The news of the death of ISIS founder Abu Bakr al-Baghdadi in a secret air raid by US special force in Syria has been welcomed by two hapless widows in a faraway Bengal district.
The husbands of the two women from Nadia district were among the 39 workers who were kidnapped by the terrorist outfit in June, 2014 and killed at Basood in Iraq. Their mass grave was found four long years later at Mosul in 2018 and time has not lessened the hatred the women have for the IS.
One of the two women said she is happy with the destruction of militant camps, while the other said Baghdadi should have killed earlier and with more cruelty.
US President Donald Trump had on Sunday announced that the elusive leader of the "ruthless" Islamic State and the world's number one terrorist died "like a dog and like a coward".
Trump said the US Special Operations forces conducted the "daring and dangerous night time raid and "accomplished their mission in grand style". Baghdadi spent his last moments "whimpering and crying and screaming" in a dead-end tunnel before he blew himself up, killing also his three children.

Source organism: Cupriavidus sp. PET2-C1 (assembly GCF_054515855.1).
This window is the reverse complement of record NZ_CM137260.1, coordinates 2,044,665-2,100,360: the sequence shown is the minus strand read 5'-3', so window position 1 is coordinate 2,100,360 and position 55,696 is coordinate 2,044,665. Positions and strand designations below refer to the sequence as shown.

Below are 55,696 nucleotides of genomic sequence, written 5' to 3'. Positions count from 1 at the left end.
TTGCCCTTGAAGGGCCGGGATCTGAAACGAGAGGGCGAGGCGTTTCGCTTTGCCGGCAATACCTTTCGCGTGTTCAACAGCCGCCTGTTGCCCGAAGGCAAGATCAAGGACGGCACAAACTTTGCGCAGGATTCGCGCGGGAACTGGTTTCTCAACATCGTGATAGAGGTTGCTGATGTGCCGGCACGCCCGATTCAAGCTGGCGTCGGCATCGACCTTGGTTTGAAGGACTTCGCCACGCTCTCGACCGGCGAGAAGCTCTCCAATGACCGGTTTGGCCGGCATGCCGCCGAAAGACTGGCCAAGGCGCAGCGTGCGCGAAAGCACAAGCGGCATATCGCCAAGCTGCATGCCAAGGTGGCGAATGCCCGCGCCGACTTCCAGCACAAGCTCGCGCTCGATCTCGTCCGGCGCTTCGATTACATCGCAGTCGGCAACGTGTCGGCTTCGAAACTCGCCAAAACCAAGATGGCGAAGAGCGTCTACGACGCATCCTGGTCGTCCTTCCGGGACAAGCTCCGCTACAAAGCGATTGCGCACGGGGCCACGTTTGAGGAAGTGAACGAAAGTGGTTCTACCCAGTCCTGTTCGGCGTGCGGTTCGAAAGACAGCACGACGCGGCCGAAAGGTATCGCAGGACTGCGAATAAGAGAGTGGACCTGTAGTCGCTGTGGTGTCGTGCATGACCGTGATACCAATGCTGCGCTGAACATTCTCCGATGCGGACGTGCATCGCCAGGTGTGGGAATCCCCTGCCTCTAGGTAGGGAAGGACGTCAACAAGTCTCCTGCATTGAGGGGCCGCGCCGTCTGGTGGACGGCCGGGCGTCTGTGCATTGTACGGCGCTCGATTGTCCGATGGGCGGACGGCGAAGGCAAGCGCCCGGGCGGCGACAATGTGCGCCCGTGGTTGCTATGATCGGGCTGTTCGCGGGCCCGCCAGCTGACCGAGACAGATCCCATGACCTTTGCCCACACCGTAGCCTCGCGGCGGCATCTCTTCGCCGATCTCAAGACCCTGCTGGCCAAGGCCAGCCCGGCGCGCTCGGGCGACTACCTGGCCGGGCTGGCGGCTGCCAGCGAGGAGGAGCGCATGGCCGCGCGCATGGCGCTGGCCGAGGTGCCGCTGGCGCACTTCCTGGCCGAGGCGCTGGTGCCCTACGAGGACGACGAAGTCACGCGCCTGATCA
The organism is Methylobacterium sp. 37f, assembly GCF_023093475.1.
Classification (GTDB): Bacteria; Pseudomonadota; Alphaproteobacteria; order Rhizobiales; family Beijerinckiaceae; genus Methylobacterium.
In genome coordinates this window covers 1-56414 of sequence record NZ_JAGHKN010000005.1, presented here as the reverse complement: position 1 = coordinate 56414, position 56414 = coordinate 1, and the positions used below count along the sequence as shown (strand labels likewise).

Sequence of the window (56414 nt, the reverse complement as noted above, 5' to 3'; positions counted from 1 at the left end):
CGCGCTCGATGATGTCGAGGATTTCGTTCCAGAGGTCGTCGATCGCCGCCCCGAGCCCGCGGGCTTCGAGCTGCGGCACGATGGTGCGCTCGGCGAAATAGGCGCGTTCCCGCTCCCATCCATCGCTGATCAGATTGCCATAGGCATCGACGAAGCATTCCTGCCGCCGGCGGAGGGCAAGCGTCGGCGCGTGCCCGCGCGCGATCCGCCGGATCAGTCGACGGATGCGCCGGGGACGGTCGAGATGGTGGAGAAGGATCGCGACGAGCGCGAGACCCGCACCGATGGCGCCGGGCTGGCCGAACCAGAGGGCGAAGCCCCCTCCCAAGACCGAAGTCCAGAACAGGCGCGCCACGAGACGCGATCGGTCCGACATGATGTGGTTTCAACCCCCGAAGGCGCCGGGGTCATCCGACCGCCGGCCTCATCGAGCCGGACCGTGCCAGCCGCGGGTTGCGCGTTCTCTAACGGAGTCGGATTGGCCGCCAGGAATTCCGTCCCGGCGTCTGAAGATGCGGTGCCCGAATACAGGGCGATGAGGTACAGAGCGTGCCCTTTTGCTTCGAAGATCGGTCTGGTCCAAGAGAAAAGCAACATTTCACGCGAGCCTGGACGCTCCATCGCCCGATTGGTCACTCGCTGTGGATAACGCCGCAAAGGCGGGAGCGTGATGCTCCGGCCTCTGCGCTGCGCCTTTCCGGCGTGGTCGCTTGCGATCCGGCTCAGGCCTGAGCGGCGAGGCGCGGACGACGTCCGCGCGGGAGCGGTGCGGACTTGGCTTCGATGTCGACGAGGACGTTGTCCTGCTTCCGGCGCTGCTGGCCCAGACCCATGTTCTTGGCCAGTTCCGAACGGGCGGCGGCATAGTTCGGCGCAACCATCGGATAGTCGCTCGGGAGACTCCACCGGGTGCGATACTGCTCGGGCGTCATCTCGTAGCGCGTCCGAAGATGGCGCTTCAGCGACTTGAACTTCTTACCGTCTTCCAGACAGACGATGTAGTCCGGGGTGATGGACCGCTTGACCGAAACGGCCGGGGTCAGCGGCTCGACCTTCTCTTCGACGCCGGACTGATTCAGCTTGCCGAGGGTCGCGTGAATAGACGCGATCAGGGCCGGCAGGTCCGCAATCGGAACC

Namita Sikdar, the widow on Khokon Sikdar - a mason from Tehatta in Nadia district said "I came to know about killing of Baghdadi from the TV. I am very happy. My husband was killed with 38 others and IS was behind it. They (IS) have killed thousands of innocent people. I am happy that militant camps are being destroyed throughout the world. It will save the lives of many people in future."
Dipali Tikadar of Chapra, who had lost her husband Samar Tikadar - an electrician from Chapra in the same incident, was unaware of Baghdadi's death and came to know of it from the correspondent.
"This killing (of Baghdadi) was required long ago. Had it taken place earlier it could have saved many people," she said.
Expressing her anger against her husband's killers, she said "Baghdadi's killing should have been crueler as he had killed a huge number of people."
DNA tests on the remains found in the mass grave had confirmed the death of the two men from Nadia. The then minister for external affairs Sushma Swaraj had taken the initiative to bring back the remains to India and hand it over to their kin.
The two families are poor and the women are the earning members. Post the desth of their husbands they were given the job of cooks in the ICDS scheme. But with a meagre pay of only Rs 5300 per month, they struggle to feed their families and educate their children.
Dipali, who is a mother of two school-going girls, said "Didi (Chief Minister Mamata Banerjee) had told us that she would provide us government jobs after the election. But four years have passed and two elections have been held but we are in the same state".
Namita too is a mother of two and shares the same hand-to-mouth existence. She echoed that promises that Banerjee had made to her is yet to be kept.